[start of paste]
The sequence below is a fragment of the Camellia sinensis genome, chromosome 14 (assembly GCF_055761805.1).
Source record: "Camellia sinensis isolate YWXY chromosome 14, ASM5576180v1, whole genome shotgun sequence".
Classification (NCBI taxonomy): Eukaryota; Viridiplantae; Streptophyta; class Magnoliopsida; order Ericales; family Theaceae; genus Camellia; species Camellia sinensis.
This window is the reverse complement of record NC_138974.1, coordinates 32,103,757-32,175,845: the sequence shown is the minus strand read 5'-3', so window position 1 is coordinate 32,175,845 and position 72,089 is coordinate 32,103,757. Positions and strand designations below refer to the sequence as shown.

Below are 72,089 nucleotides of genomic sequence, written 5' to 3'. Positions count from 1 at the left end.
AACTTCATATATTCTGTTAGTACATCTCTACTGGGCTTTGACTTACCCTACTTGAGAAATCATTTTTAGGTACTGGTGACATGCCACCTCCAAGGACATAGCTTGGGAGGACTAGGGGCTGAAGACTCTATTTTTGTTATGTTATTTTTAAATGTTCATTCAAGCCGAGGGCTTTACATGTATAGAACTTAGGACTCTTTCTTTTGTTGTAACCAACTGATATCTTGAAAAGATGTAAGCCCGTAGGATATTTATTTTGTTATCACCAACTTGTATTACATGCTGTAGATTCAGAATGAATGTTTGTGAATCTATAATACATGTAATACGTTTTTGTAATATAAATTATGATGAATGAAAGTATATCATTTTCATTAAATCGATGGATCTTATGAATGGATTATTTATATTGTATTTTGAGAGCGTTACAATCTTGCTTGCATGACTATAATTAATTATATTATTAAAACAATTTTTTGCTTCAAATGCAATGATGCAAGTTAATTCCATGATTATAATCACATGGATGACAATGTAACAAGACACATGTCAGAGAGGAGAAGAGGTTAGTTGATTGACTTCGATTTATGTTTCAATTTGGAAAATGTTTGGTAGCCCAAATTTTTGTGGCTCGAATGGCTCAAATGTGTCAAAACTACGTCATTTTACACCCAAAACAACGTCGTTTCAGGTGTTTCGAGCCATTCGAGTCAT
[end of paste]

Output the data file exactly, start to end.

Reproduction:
The sequence below is a fragment of the Camellia sinensis genome, chromosome 14 (assembly GCF_055761805.1).
Source record: "Camellia sinensis isolate YWXY chromosome 14, ASM5576180v1, whole genome shotgun sequence".
Classification (NCBI taxonomy): Eukaryota; Viridiplantae; Streptophyta; class Magnoliopsida; order Ericales; family Theaceae; genus Camellia; species Camellia sinensis.
This window is the reverse complement of record NC_138974.1, coordinates 32,103,757-32,175,845: the sequence shown is the minus strand read 5'-3', so window position 1 is coordinate 32,175,845 and position 72,089 is coordinate 32,103,757. Positions and strand designations below refer to the sequence as shown.

Below are 72,089 nucleotides of genomic sequence, written 5' to 3'. Positions count from 1 at the left end.
AACTTCATATATTCTGTTAGTACATCTCTACTGGGCTTTGACTTACCCTACTTGAGAAATCATTTTTAGGTACTGGTGACATGCCACCTCCAAGGACATAGCTTGGGAGGACTAGGGGCTGAAGACTCTATTTTTGTTATGTTATTTTTAAATGTTCATTCAAGCCGAGGGCTTTACATGTATAGAACTTAGGACTCTTTCTTTTGTTGTAACCAACTGATATCTTGAAAAGATGTAAGCCCGTAGGATATTTATTTTGTTATCACCAACTTGTATTACATGCTGTAGATTCAGAATGAATGTTTGTGAATCTATAATACATGTAATACGTTTTTGTAATATAAATTATGATGAATGAAAGTATATCATTTTCATTAAATCGATGGATCTTATGAATGGATTATTTATATTGTATTTTGAGAGCGTTACAATCTTGCTTGCATGACTATAATTAATTATATTATTAAAACAATTTTTTGCTTCAAATGCAATGATGCAAGTTAATTCCATGATTATAATCACATGGATGACAATGTAACAAGACACATGTCAGAGAGGAGAAGAGGTTAGTTGATTGACTTCGATTTATGTTTCAATTTGGAAAATGTTTGGTAGCCCAAATTTTTGTGGCTCGAATGGCTCAAATGTGTCAAAACTACGTCATTTTACACCCAAAACAACGTCGTTTCAGGTGTTTCGAGCCATTCGAGTCAT